Public chimes in on state retirement system - - Jackson, MS

Public chimes in on state retirement system

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JACKSON, MS (Mississippi News Now) -

It was a scene inside the State Capitol Wednesday afternoon, where for the first time, the public got a chance to have their voices heard. Most of them concerned about what will happen to the state's public employees' retirement system known as PERS, which is know being examined by a commission.

"I would like to see PERS stay intact as it is for current and future employees and I believe it is a promise we should keep," said state retiree Ann Thames.

"To change it would also be detrimental to the employees and retirees of the state of Mississippi," said Canton Public Schools Superintendent Dwight Luckett.

Concerns of sustainability for the system prompted Governor Haley Barbour to create the 12 member commission back in August; made up of business leaders, elected officials and financial experts led by Gulfport Mayor George Schloegel.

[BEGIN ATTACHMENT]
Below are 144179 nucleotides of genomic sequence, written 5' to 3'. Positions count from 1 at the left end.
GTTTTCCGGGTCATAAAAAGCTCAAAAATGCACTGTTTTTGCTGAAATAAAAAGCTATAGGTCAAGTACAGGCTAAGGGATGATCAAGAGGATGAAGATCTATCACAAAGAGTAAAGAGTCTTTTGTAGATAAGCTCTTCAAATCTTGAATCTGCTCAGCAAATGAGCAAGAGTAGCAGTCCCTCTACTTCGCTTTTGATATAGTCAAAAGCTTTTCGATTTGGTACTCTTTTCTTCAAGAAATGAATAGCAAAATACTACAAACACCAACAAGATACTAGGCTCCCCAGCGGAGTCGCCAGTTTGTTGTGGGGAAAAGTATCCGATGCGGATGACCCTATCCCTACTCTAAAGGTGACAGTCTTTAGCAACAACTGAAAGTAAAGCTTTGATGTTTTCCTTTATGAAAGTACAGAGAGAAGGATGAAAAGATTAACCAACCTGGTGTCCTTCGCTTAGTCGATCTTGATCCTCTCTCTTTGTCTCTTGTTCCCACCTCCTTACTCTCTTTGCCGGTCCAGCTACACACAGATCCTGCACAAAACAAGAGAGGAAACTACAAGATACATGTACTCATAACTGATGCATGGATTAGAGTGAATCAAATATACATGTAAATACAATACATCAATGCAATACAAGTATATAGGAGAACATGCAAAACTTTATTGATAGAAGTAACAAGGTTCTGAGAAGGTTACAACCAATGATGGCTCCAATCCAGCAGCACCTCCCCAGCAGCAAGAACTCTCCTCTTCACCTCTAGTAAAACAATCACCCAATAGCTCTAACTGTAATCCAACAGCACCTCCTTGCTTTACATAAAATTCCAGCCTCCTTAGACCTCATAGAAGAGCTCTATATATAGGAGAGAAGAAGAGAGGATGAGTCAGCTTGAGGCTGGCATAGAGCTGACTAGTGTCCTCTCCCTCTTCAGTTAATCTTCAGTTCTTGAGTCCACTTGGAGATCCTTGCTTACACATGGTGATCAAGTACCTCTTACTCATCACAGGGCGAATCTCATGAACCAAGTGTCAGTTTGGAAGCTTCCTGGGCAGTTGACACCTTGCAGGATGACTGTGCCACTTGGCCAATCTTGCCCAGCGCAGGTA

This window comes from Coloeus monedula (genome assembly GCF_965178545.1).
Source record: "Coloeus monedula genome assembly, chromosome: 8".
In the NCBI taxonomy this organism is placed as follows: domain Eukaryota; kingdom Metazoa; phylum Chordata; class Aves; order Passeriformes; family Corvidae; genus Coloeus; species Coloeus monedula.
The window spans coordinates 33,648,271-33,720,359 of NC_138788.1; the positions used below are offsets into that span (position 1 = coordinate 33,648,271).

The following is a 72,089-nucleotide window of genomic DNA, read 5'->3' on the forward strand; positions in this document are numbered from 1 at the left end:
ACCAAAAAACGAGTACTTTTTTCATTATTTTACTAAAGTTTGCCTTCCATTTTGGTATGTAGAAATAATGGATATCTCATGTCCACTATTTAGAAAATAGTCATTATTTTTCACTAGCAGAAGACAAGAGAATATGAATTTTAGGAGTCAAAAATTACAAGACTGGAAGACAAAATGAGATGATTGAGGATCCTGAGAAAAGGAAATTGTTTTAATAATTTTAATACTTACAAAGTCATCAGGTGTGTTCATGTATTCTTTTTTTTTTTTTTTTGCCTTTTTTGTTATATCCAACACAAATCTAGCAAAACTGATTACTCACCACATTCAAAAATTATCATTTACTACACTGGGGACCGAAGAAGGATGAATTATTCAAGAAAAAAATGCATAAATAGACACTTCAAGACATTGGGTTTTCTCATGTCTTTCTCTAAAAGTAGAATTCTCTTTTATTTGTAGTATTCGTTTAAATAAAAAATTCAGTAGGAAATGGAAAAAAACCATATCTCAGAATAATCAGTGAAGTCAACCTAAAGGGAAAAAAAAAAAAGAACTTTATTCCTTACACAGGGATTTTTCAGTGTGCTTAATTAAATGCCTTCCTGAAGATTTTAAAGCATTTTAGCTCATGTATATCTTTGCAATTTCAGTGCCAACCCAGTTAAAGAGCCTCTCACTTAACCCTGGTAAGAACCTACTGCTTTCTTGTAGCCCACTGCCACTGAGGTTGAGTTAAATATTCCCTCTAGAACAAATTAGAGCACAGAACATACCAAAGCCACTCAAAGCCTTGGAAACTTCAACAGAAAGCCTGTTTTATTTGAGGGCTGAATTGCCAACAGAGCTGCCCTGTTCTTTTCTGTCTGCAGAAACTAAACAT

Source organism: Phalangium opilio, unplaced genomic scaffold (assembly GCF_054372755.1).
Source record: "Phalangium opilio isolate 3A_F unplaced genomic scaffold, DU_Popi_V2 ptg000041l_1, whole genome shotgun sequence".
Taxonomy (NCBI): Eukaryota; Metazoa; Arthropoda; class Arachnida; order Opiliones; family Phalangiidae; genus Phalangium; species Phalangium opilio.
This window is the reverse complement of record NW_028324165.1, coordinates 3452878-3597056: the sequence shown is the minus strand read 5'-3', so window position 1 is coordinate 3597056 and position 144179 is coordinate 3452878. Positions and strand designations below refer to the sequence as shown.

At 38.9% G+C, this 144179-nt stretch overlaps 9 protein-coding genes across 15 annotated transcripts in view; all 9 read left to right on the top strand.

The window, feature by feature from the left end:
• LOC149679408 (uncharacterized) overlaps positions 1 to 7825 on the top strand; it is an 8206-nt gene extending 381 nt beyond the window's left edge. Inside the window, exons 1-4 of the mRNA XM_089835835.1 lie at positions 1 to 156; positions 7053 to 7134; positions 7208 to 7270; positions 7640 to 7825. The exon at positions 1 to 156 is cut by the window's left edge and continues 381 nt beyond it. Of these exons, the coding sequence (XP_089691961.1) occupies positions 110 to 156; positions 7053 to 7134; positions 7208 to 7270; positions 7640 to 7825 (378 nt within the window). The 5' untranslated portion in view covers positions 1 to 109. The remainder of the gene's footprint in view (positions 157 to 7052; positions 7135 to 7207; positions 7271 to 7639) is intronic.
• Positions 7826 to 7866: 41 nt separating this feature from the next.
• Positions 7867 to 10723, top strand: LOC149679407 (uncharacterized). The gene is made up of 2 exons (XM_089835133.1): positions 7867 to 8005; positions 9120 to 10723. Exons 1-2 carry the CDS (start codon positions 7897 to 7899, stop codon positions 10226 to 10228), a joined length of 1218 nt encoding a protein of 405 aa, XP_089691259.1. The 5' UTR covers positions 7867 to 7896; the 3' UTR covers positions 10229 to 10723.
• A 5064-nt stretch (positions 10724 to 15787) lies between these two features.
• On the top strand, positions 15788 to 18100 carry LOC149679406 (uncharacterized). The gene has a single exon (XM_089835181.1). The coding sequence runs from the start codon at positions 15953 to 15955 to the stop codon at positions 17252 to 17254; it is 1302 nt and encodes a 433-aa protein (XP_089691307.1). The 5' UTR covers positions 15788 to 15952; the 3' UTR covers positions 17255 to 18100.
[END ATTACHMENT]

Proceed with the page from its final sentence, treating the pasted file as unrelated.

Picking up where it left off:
"Most of what this commission has been doing is reading, reading, reading," Schloegel told the crowd.

The concern isn't for the short term, but rather the future. Governor Barbour says the system is only funded at about 60 percent of where it should be and pays out more benefits than it's structurally set up for.

The commission will examine the system's structure as well as the legality of modifying it. Through the public hearing, the hope is to get feedback and ease concerns from those who rely on the system.

"If we're not cognizant of the things that have changed around us and do not react to those, we can get ourselves in trouble down the line," said Schloegel.

The commission itself won't be making changes to the system, only recommendations which would require legislative action. The commission could also recommend to change nothing at all.  With information now gathered from the public, Schloegel says the commission will consider everything heard before making any recommendations.

"We think it's prudent to act rather than react and that will be our position," said Schloegel.

Meanwhile, those in the system contend it's a selling point to work in the public sector.

"My decision to remain in public education was because of the money I had already invested in my pension and the security of my retirement," said one retiree.

A report from the commission is expected to be presented in mid-November to be available for the new governor and new legislature in January.

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